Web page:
MIMA held the first of its semi-annual career development series May 4. Modern Career Development, at Horizontal Integration covered the burgeoning career possibilities in digital marketing. The panel explored the options while Horizontal Integration provided headshots, resume feedback and refreshment.
Arik Hanson, Principal of ACH Communications
Arik spoke about his transition to freelancing from his career on the agency side.
- 35% of workforce are freelancers now, it is expected to be 50% by 2020.
What do you need to consider before you make the leap to consulting?
- Everyone has an opinion about what you should be doing. It is ok to hear them out, however you are a unique blend of talents. You need to make the final decision on what is right for you.
- No need to spend lots of time on a complicated business plan. Arik used a simple one-page business plan and found it worked just as well as the more complicated options.
- You need to be a people person – a network of 500 quality contacts is the minimum number you’ll need to generate word-of-mouth referrals.
- Passion for all things business is a requirement. You’ll be doing most tasks yourself. Blog posts, podcasts, masterminds, public speaking and consistent networking, as well as bookkeeping and other mundane tasks, are all part of the mix of going solo.
- Going solo is going SOLO. It is a lonely existence, most often you’ll find yourself working from a kitchen table while everyone else is at a day job.
- Fame and other high-profile recognition is probably out of reach. Most entrepreneurs are not eligible for the big industry awards. You’ll need to be comfortable in your own skin.
Holly Spaeth, Director, Digital Marketing, Polaris Industries
Holly worked at agencies until she made the move to corporate at Polaris Industries. Holly believes the questions you ask in the job hunt are critical to your career success. A lot of job seekers think if they go for an agency, they can drink on the job and wear jeans. Meanwhile, if they pick corporate, their hours will be better. Holly has known of some straight-laced agencies with work-life balance and corporations which require long hours. Instead ask these questions:
- What is the culture I am seeking?
- What is the size of the company where I’d be comfortable?
- What am I going to be doing day in and day out?
- Will this job be a short-term gig for a learning experience or a longer term one?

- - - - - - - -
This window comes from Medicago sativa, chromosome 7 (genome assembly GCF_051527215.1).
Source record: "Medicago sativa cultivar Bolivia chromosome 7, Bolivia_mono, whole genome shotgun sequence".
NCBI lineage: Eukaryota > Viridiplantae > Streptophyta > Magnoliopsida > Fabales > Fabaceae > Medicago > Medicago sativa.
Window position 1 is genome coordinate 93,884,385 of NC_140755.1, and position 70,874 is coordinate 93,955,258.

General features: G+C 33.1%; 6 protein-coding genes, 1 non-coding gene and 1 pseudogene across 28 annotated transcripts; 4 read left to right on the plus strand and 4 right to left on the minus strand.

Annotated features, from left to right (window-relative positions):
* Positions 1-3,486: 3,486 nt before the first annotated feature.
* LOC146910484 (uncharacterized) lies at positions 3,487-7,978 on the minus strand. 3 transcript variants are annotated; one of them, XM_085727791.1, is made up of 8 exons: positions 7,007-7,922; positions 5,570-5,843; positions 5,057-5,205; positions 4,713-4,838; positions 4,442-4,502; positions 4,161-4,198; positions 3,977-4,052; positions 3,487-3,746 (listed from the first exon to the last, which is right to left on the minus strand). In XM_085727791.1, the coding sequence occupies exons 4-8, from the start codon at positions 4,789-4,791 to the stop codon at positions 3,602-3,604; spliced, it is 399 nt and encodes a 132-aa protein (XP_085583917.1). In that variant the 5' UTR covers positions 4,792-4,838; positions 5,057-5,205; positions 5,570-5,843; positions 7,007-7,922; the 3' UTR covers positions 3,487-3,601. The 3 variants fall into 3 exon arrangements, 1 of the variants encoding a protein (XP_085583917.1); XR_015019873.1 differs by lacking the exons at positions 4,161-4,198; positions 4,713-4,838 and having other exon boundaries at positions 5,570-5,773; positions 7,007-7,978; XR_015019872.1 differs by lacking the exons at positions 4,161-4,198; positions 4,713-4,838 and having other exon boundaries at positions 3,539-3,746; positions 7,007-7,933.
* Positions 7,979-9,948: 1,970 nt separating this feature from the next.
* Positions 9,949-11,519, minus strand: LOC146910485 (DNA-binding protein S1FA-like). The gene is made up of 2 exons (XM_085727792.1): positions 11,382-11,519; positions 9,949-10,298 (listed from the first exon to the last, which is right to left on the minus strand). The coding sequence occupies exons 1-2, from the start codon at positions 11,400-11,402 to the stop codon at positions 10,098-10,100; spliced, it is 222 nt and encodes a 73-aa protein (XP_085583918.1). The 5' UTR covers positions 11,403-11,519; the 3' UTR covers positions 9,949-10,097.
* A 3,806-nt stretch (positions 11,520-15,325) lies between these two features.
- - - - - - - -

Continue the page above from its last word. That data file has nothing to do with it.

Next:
In addition to asking great questions of yourself, make sure you network wisely. Invite people to coffee, ask them why they are staying at the company you want to work for, ask about the culture and what it is like. Dig deeper.
One last piece of advice – don’t get title hungry or scared off by years of experience requirements. If the job description and research leaves you wanting to work for the company, apply. HR departments and hiring managers don’t always know what they want until they see who applies.
Danny Olson, Senior Vice President, Digital, Weber Shandwick NA
Danny started in corporate and recently moved to agency side. He agreed with Holly that agency and corporate is not enough of an indicator of culture. Weber Shandwick is a global company with a big reach. These are the questions you might want to ask yourself when looking at the traditional agency culture:
- Am I ready to be challenged? The agency and client are solving problems at every moment so this is not a regular 9-5. If the client is working, so are you.
- Are you comfortable with drinking, jeans and being invited to “optional” happy hours or events that aren’t truly optional? Are you OK with not having a choice in that?
- Are you OK with the job after the job? You’ll have your client service with billable hours and then you’ll need to secure new business and lead a team. This is non-billable but you still need to be available.
- You’ll be living your life in 15-minute increments – client projects are billable in increments of time and you’ll need to keep detailed records for time sheets of every detail of your day.
- You are tasked with thinking three years ahead for clients. You work on projects that are in front of you and you’ll need to be in touch with future planning by being on the forefront of latest industry developments.
Crystal Grobe, Brand Consultant & Talent Connector
Crystal shared with attendees what it takes to build a modern career in digital marketing. A career today can be anything you want. Crystal develops content for her job during the day, and in the evening, she does social media for small businesses and writes a food blog. Right now, unemployment is low in Minnesota. Companies are competing for talent and there are plenty of opportunities for freelancing. The top suggestions Crystal has for job seekers:
- Update all your profiles – LinkedIn, portfolios, social media.
- Grow your network.
- Go to events and gatherings (like MIMAs workshops and events). Have coffee with key contacts and learn as much as you can about companies and the industry.
- Build your skills and listen to what companies need — what are the business problems? Plan to fill those needs.
- Five Minute Favors – if a networking contact needs your time, and you can give them five-minutes – do it. Build those relationships and become indispensable to others.
Crystal suggests job seekers really think about what they want their future to look like. If they dislike their job now, are there any changes they could make to get what they want in their current company? Make considered choices if you decide to move on for career advancement. Negotiate – vacation days, flexibility and ask for new projects that build your career.